Hot Bog: Study tests warming in northern Minn. swamp

Fans of this blog know that few things excite me like peat bogs. Well, maybe a few more things, but peat bogs among them.

Some people like peat bogs because they are such complex ecosystems. Some people like peat bogs because they welcome a most fascinating collection of migratory birds. I like peat bogs because I grew up in one, and the soggy shoes and rank swamp gas remind me of home.

Ever hop across a marsh on top of grass clumps only to find that the last one was full of ground wasps? I have! And my sisters, who were running behind me at the time, will tell you that it’s no picnic.

The Star Tribune reported over the weekend that the U.S. Department of Energy will fund a $50 million, 10-year study of a peat bog near Marcell, Minnesota, in Itasca County. Scientists will test the effects of warming on the ecosystem, to see what the world can expect from bogs if climate change advances at projected rates. The effects are no small thing, as the way bogs react to climate change could affect anything from the life and death of species, to weather, agriculture and, of course, energy policy.

Northern Minnesota’s climate is entering more fervent discussion lately, illustrated by the moose population story I shared last week. What could a changing climate mean for bogs like Sax-Zim, where I grew up, one of the world’s largest? This study aims to find out.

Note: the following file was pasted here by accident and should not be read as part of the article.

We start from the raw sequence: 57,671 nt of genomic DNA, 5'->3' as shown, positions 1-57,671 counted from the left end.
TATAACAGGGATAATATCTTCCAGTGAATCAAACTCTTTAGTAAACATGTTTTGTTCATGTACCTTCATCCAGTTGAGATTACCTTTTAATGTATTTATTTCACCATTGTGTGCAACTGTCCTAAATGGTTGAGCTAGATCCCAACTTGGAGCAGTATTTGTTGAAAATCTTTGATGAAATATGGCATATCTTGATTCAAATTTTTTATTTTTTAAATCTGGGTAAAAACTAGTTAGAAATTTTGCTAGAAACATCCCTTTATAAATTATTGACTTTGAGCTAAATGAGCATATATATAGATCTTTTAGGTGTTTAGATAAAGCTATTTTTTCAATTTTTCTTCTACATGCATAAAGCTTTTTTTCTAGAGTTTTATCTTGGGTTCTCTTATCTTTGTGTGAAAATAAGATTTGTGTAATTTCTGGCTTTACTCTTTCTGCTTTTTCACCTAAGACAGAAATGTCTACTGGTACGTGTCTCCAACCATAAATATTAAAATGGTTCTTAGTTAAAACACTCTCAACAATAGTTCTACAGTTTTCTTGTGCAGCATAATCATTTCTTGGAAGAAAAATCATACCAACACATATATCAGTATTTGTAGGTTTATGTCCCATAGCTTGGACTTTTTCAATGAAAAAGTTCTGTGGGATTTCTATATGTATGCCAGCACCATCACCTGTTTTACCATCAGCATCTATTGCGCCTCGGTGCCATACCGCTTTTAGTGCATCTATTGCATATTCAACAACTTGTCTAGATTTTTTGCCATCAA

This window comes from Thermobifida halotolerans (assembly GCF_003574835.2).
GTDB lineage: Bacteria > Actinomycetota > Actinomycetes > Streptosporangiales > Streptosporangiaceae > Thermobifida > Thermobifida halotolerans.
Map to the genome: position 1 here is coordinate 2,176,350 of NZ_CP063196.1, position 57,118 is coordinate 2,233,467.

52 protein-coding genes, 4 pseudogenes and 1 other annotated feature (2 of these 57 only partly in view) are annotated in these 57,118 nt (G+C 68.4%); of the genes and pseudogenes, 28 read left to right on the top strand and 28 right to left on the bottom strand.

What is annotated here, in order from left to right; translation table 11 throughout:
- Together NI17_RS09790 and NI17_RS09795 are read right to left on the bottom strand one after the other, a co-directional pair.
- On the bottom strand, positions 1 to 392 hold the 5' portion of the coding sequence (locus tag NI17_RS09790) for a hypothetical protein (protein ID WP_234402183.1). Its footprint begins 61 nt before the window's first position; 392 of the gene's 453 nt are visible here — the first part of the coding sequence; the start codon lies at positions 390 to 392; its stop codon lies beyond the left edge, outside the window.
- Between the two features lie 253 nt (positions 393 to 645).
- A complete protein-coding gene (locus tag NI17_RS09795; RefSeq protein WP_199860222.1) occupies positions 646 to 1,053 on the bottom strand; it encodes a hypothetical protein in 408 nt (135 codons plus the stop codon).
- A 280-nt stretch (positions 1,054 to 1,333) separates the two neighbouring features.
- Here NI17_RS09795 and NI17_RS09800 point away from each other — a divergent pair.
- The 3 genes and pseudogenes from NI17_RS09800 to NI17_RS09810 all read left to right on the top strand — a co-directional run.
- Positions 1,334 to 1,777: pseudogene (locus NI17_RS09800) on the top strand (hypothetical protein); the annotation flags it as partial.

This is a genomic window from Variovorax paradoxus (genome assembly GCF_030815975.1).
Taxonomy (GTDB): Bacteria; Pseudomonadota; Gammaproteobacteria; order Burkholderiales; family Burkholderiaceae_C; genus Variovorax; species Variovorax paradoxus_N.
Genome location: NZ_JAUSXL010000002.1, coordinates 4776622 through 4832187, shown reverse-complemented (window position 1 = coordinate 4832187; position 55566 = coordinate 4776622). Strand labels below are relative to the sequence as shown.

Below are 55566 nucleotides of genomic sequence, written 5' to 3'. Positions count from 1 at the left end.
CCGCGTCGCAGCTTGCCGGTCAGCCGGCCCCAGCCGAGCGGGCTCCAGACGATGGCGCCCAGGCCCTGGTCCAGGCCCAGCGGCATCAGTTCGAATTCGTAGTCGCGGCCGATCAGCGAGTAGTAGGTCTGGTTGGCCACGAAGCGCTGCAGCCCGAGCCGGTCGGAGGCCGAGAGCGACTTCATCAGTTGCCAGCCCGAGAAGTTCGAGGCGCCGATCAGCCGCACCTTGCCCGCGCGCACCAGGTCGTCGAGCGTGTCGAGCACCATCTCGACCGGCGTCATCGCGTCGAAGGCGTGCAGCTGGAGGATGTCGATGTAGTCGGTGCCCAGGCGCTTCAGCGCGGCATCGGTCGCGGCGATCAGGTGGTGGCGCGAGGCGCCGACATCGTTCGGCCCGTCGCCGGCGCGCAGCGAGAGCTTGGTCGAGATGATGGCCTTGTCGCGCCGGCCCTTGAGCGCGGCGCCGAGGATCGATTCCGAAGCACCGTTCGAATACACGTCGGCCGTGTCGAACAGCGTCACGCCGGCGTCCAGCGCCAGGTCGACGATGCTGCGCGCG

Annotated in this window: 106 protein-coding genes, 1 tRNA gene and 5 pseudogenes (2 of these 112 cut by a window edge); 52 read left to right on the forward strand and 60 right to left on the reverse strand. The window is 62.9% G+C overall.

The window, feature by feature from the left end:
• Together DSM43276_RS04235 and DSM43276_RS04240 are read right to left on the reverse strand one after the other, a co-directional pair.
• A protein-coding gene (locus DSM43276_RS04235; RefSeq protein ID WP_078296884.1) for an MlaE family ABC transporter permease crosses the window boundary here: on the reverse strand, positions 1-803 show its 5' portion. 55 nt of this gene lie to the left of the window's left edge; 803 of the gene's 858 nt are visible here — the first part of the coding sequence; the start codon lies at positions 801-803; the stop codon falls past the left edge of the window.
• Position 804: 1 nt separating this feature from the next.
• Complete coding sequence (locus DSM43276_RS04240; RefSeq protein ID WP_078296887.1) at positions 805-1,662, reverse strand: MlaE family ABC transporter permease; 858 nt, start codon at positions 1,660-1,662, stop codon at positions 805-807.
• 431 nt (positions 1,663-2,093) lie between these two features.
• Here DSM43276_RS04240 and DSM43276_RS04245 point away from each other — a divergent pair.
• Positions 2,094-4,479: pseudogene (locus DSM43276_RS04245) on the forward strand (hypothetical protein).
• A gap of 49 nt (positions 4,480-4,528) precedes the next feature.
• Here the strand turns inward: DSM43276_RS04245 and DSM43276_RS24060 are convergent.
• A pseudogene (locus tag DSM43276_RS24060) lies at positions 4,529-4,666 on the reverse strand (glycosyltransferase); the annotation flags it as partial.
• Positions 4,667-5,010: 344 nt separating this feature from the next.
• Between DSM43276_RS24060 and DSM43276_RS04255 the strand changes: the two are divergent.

Perhaps it is time to dust off my notes for the Bog Blog radio show?

Hush. Wait. We must be patient.


  1. In the secular world, time and money are important. Spending this $50 million is an absolute waste of both…

  2. Considering that peat bogs hold @ 1/3 of the world’s carbon, understanding how they react to a changing climate seems rather important to understand.

  3. I grew up on the edge of “big bog country.” Our community heard perennial announcements about a forthcoming peat factory. Fortunately, it never happened. I’m happy to hear that we’re going to focus our efforts on studying this timeless and mysterious landscape, rather than mining it.

  4. Studying it?…Then what?…At least if we mine it we’d get something for it.

    Can you imagine 130 years ago if we’d “studied”…should we mine the iron ore?…should we cut the pines? My goodness..

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